A most prominent supporter of Primitive Methodism in the district was Edwin Danks, a founder of the Oldbury firm of boilermakers. His home was Apsley House, in Halesowen Road, which is at present the site of the ABC Cinema. The cinema opened as the ‘Danilo’ on 7th August 1939, it has also been called the ‘Essoldo’, the ‘Classic’ and the ‘Cannon’. In 1901 the population of the parish was 5200, later in 1907 there was strong feelings towards backing Hales Owen’s plans for a sewerage system covering both areas. The Reverend James Jones, Chairman of the parish Council, was a very formidable personality, and there was no doubt in his mind that Hales Owen’s proposal should be rejected, in favour of an approach from Birmingham. The many advantages of becoming part of Birmingham were overwhelming and so, on 9th November 1909 annexation took place and Quinton extended Birmingham by 838 acres.
After twelve months the council agreed to develop the area for residential use, with a low housing density of twelve to the acre. Factories were banned for two reasons, there was no railway line and second, Quinton was up wind of Edgbaston and the council didn’t want the smoke, smells and sounds of manufacturing wafting over the wealthy populace of Birmingham. It was the first scheme in the country to be accepted under the Housing and Planning Act of 1909 and was to become a model for other local authorities. Between the wars, the area was almost entirely built up and the population of Quinton increased twenty fold between 1921 and 1961. The urbanisation of Quinton was long delayed because for many years it had remained a rural spot dominated by half a dozen farms, of which World’s End Farm; Four Dwellings Farm; Welsh House Farm and Goodrest Farm were but four. Quinton had historical links with Charles II, after he had escaped from the Battle of Worcester in 1651. It is believed that he sought refuge at Goodrest Farm and at Howley Grange, off Spies Lane. Indeed, a pike was said to have been found in the walls of Howley Grange when it was demolished.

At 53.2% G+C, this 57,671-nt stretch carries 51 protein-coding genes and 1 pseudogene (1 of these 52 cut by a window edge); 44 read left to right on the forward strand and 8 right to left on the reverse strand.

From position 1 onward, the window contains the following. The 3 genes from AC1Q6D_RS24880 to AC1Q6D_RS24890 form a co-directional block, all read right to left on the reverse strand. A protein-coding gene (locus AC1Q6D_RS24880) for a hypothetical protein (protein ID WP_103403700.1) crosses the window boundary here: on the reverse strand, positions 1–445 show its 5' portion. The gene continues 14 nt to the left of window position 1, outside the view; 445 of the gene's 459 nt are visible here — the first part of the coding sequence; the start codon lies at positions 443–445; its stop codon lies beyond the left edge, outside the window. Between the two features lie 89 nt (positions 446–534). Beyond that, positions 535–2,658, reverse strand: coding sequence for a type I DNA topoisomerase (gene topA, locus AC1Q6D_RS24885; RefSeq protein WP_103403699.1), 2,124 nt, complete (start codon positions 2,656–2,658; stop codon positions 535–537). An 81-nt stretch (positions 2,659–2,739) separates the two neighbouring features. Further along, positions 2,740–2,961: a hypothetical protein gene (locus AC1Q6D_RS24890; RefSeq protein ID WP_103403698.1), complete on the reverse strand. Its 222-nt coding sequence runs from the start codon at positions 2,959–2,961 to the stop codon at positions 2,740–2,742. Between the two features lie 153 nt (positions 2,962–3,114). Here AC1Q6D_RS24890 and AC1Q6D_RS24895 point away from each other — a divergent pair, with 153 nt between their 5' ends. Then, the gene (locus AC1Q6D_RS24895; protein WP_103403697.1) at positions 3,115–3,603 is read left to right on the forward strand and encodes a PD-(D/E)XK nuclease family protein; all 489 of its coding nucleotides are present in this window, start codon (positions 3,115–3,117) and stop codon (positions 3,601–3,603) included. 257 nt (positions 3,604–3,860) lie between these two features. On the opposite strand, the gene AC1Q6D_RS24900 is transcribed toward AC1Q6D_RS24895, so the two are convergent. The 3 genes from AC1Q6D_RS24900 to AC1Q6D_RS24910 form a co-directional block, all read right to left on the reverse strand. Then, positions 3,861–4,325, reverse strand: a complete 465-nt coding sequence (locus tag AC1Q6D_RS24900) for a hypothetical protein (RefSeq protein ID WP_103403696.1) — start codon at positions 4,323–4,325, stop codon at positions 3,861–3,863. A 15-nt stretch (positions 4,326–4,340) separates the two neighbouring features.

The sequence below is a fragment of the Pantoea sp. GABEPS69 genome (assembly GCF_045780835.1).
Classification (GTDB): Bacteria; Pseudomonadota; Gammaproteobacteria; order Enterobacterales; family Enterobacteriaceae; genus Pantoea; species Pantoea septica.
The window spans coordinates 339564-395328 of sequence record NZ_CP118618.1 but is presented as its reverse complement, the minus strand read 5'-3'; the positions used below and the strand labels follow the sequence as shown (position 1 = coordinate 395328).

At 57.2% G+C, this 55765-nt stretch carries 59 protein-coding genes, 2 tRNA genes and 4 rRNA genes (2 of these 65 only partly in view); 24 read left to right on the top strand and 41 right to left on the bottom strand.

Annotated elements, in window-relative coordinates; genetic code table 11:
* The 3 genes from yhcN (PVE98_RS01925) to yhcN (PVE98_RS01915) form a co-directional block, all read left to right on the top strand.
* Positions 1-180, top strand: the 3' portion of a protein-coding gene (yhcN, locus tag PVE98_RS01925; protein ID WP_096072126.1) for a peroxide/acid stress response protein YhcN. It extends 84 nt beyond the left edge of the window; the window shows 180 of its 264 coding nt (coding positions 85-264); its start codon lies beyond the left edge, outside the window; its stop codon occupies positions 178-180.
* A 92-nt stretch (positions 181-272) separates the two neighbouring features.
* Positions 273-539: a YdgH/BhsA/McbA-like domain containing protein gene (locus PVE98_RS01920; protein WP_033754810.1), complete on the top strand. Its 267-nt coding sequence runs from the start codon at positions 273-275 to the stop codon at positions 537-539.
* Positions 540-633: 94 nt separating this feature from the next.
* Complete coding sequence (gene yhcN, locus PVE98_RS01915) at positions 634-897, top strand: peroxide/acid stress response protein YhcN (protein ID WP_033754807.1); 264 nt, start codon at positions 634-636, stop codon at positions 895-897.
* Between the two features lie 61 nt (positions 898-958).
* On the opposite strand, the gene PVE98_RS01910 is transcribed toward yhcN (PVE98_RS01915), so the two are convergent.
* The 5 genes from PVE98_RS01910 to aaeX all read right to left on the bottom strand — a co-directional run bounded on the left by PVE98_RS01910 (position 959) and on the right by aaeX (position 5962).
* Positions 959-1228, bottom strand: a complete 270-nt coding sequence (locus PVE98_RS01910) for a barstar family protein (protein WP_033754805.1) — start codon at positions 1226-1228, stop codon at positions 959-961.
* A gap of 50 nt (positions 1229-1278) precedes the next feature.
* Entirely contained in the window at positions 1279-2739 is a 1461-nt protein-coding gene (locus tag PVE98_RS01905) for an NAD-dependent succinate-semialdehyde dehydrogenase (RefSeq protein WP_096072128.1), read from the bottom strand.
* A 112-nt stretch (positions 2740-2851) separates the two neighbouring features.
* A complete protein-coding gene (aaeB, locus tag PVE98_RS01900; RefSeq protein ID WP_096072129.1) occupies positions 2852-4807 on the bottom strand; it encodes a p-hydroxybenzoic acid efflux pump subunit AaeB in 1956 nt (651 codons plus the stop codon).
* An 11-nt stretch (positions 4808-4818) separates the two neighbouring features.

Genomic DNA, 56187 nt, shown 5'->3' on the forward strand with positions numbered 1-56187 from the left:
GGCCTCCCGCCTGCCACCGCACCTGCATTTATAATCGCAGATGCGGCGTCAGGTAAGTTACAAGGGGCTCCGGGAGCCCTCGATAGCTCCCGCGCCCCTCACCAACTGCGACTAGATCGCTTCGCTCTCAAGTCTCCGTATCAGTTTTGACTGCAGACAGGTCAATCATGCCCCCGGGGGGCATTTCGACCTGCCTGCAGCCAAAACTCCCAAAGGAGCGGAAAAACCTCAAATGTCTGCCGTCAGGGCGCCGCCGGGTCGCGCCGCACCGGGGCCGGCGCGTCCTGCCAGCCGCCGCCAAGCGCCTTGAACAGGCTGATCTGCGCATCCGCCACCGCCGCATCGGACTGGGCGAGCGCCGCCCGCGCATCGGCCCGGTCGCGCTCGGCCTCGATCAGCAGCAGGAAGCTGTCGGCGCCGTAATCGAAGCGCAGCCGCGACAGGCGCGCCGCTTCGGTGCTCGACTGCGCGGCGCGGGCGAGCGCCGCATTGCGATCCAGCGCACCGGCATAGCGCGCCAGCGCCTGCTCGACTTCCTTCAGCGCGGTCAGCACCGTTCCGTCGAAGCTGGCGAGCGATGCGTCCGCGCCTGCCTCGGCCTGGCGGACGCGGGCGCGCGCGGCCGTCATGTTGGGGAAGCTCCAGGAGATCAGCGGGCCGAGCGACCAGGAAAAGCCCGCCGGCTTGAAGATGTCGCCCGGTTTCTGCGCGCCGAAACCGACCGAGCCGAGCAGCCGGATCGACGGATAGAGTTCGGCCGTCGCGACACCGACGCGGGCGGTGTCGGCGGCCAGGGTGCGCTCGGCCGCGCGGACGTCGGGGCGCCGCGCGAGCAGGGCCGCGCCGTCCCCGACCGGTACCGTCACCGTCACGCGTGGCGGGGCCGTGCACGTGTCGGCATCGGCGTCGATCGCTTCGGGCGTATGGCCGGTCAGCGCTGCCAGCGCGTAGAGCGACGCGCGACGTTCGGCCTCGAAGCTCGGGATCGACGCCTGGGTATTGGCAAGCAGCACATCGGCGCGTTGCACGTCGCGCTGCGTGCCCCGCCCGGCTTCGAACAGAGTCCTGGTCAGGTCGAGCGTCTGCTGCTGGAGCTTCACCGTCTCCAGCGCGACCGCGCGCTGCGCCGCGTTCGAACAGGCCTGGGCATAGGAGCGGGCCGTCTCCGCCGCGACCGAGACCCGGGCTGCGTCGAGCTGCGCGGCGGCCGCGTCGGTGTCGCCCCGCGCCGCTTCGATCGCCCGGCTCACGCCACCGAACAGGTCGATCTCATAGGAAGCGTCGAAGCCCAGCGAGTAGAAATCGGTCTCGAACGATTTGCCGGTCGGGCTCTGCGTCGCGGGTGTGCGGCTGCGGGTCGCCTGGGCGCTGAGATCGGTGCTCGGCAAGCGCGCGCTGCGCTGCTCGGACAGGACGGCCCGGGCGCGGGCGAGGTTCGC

In recent times the character of the area has been dramatically changed by road developments, with the M5 and the Quinton Expressway (opened in 1970) cutting through the heart of the old village.
Many people still recall memories of Quinton before the 1960’s, when the village had its own fire engine; a hand pump machine, which was kept in a small fire station in Ridgacre Road. Mail would be carried into Birmingham in a dog-trap by Tom Hadley, the postman from HalesOwen, who would stop at Quinton during the afternoon and blow on a long horn to let the villagers know he was there. The Yates family used the premises on the corner of High Street and Bissell Street as a home brewery. Indeed, the name of Cheshires Quinton Brewery, still appears in feint lettering on the side wall in High Street. To the rear of the houses in Meadow Road stood a recreational area known as Quinton Park, the venue where many of the annexation celebrations had been held. The Lord Mayor in his speech on that day noted, “as far as the eye could reach, there were green fields and tree-clad hills”. The whole village was decorated, and a procession took place from the Rectory to the Recreation Ground. The park still remains, although sadly, as a greatly reduced area because housing occupies the land and the motorway is a prominent feature of the landscape.
Quinton has changed dramatically through the years. However, the place that remains is still fairly serene and peaceful and the folk that live there, as in the past, are warm, friendly and welcoming.
Bernard J. Taylor
Chairman - Quinton Local History Society